Psychiatric disorders in children with autism spectrum disorders: prevalence, comorbidity, and associated factors in a population-derived sample
Simonoff, E., Pickles, A., Charman, T., Chandler, S., Loucas, T. and Baird, G. (2008) Psychiatric disorders in children with autism spectrum disorders: prevalence, comorbidity, and associated factors in a population-derived sample. Journal of the American Academy of Child and Adolescent Psychiatry, 47 (8). pp. 921-929. ISSN 0890-8567
Full text not archived in this repository.
To link to this article DOI: 10.1097/CHI.0b013e318179964f
Objective: Autism spectrum disorders are now recognized to occur in up to 1% of the population and to be a major public health concern because of their early onset, lifelong persistence, and high levels of associated impairment. Little is known about the associated psychiatric disorders that may contribute to impairment. We identify the rates and type of psychiatric comorbidity associated with ASDs and explore the associations with variables identified as risk factors for child psychiatric disorders. Method: A subgroup of 112 ten- to 14-year old children from a population-derived cohort was assessed for other child psychiatric disorders (3 months' prevalence) through parent interview using the Child and Adolescent Psychiatric Assessment. DSM-IV diagnoses for childhood anxiety disorders, depressive disorders, oppositional defiant and conduct disorders, attention-deficit/hyperactivity disorder, tic disorders, trichotillomania, enuresis, and encopresis were identified. Results: Seventy percent of participants had at least one comorbid disorder and 41% had two or more. The most common diagnoses were social anxiety disorder (29.2%, 95% confidence interval [CI)] 13.2-45.1), attention-deficit/hyperactivity disorder (28.2%, 95% CI 13.3-43.0), and oppositional defiant disorder (28.1%, 95% CI 13.9-42.2). Of those with attention/deficit/hyperactivity disorder, 84% received a second comorbid diagnosis. There were few associations between putative risk factors and psychiatric disorder. Conclusions: Psychiatric disorders are common and frequently multiple in children with autism spectrum disorders. They may provide targets for intervention and should be routinely evaluated in the clinical assessment of this group.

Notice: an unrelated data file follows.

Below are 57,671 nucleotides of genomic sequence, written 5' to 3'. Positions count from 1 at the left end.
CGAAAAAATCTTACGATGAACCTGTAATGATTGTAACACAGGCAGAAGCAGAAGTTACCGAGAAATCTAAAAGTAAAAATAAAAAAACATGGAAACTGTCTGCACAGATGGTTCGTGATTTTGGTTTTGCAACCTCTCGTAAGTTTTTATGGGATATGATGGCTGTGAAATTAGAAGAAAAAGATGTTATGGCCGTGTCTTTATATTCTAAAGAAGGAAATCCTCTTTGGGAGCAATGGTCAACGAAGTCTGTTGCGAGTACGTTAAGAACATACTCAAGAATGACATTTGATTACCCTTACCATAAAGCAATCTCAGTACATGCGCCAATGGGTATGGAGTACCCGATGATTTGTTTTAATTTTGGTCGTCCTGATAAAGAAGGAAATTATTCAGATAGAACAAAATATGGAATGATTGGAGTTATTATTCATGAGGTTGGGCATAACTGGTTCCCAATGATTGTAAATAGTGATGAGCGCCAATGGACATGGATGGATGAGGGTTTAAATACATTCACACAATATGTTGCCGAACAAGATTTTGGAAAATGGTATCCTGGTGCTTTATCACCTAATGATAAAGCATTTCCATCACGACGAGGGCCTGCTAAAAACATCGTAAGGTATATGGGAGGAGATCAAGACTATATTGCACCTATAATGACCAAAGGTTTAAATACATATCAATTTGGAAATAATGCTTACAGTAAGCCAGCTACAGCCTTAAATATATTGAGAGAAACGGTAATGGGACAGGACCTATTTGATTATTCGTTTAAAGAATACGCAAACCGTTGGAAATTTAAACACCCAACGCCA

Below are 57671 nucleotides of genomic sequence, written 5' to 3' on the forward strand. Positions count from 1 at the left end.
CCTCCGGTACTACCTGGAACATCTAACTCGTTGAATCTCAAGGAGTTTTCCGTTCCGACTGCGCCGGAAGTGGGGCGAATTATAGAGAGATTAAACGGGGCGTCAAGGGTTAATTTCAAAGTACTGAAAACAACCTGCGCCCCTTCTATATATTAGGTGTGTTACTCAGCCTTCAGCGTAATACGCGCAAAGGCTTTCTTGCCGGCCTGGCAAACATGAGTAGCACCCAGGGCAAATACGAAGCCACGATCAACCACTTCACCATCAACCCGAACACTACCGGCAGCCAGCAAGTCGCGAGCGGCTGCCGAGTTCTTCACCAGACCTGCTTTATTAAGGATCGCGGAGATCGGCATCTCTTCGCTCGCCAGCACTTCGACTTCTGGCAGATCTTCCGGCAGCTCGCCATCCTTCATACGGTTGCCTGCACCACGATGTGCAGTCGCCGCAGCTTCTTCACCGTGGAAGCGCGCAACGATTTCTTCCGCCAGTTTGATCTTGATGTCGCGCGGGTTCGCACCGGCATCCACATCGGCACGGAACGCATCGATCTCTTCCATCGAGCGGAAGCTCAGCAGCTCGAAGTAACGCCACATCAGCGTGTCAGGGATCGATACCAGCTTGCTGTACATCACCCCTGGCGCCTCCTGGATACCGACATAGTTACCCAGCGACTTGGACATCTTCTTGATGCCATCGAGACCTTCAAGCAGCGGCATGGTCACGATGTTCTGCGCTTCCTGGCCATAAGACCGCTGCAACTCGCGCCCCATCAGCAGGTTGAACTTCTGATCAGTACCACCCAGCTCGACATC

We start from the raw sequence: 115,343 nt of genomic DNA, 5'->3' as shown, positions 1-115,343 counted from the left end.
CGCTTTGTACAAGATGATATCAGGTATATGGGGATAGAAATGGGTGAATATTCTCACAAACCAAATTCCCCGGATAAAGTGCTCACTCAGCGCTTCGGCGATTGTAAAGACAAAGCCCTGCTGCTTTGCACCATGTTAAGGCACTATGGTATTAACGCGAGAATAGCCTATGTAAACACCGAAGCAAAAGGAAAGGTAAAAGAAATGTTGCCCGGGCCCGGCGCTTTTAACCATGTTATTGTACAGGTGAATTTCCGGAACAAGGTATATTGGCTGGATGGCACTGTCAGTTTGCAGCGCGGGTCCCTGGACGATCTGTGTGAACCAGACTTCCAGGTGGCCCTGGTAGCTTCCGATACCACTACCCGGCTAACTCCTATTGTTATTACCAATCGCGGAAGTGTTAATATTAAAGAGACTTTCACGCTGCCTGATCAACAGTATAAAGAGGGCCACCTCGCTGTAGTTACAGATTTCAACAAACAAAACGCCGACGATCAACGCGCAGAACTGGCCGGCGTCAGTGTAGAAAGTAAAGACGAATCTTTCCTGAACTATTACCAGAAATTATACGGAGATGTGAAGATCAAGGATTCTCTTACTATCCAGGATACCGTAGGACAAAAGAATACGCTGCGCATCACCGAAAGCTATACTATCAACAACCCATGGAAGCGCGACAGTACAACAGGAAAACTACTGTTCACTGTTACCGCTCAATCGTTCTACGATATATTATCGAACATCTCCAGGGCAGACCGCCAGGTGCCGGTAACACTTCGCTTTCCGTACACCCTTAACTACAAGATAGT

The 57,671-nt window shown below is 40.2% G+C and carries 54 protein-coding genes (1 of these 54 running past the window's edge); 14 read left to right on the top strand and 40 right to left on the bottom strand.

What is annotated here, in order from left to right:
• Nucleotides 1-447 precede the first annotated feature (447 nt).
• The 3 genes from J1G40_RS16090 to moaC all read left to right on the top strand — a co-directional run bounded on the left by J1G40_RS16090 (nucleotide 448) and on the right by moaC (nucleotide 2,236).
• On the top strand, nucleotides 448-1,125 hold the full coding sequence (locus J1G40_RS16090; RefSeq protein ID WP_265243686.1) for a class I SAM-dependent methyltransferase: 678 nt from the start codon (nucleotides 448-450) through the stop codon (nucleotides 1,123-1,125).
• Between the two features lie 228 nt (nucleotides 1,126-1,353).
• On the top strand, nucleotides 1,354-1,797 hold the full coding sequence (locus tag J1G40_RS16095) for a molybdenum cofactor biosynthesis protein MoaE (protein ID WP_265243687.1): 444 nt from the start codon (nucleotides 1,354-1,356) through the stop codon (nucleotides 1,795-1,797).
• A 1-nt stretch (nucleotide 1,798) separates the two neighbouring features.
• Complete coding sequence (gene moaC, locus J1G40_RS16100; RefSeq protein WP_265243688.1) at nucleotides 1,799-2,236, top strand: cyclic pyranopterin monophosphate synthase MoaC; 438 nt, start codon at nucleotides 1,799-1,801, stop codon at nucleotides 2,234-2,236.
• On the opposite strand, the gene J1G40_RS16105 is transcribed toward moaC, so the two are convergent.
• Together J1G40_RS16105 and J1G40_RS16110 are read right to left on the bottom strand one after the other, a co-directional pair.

Repository Staff Only: item control page